(Editors note: This is the first of many future “I try it so you don’t have to” columns from one of So Good’s new contributors, Lemmonex. Look for the column each and every Wednesday morning).

My father once read the label on a Kraft Single and said, “Cheese food? If they have to tell me it is food, I don’t think I should eat it”.

My pops, he is a wise man. The thing is, there is an alarming amount of things out there, in the aisles of the grocery store, that I look at and think, “That is a food? People actually eat that?” These things need a label proclaiming, “Made for human consumption”, because I have my doubts.

The supermarket is chock full of weird, bizarre, random, and perplexing offerings. Some of it has been around for ages, inspiring years of confused contemplation, and some are new brands that make me wonder “Who thought this up?” Some of it looks disgusting, I am sure some of it is tasty, but I know all of it strikes a certain chord of fear in my heart. So, out of this morbid curiosity, “I Try It So You Don’t Have To” was born. I will be here every Wednesday sacrificing my taste buds and digestive tract for your reading enjoyment.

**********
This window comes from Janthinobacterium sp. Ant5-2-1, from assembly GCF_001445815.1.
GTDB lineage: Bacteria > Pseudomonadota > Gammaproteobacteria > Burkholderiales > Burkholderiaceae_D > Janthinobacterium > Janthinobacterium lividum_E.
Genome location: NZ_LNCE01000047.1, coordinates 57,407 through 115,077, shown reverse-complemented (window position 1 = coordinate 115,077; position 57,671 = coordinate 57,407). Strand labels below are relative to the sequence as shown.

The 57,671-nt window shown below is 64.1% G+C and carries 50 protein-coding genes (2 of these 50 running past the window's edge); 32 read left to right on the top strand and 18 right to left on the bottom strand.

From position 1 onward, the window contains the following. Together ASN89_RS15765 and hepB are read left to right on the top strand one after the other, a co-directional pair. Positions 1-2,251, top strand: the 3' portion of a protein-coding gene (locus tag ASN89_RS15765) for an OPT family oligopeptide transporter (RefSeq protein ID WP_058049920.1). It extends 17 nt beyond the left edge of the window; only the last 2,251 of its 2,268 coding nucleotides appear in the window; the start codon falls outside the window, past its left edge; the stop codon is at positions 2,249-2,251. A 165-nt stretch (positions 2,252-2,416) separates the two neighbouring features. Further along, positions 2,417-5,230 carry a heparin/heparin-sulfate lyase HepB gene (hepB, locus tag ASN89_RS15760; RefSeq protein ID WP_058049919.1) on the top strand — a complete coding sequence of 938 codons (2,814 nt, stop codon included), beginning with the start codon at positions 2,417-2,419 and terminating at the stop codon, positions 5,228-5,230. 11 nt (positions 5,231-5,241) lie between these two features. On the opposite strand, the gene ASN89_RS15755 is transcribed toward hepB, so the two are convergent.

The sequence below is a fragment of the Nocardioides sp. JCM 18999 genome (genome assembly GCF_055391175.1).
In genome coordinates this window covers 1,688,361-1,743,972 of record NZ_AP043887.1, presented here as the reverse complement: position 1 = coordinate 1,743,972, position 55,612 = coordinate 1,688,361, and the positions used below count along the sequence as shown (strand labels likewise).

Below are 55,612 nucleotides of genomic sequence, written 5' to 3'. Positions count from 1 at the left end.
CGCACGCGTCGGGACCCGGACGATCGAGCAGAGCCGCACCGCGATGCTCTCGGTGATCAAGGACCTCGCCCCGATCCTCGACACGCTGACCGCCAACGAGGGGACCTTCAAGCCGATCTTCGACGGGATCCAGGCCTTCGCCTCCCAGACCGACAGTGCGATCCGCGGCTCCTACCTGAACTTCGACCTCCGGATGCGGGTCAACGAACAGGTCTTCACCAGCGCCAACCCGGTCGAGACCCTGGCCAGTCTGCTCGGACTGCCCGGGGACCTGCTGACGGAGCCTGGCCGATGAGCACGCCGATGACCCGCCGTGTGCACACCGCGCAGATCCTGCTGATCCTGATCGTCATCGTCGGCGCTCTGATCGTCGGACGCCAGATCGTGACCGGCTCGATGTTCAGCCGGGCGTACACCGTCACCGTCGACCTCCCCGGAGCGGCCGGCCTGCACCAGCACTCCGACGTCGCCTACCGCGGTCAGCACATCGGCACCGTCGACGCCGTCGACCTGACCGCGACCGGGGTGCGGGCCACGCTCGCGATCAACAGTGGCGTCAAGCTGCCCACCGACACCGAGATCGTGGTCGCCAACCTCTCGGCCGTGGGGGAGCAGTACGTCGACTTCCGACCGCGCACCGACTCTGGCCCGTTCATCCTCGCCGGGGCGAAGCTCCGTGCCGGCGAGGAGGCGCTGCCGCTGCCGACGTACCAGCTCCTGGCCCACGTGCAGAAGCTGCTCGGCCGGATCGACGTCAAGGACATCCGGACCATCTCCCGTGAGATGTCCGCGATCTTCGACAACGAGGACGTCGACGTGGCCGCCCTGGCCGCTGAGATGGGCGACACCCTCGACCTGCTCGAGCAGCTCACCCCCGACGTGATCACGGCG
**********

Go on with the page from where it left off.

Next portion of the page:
potted-meat-review

What better way to kick off things off than with something that has haunted me for ages: Potted Meat. Drink it in, folks…POTTED. MEAT. What kind of meat is in this product, you ask? Why, mechanically separated chicken and beef tripe, of course. I had my doubts, but this turned out to be far worse than I could have even imagined.

Smell: The smell is reminiscent of wet cat food. I knew this was going no where good.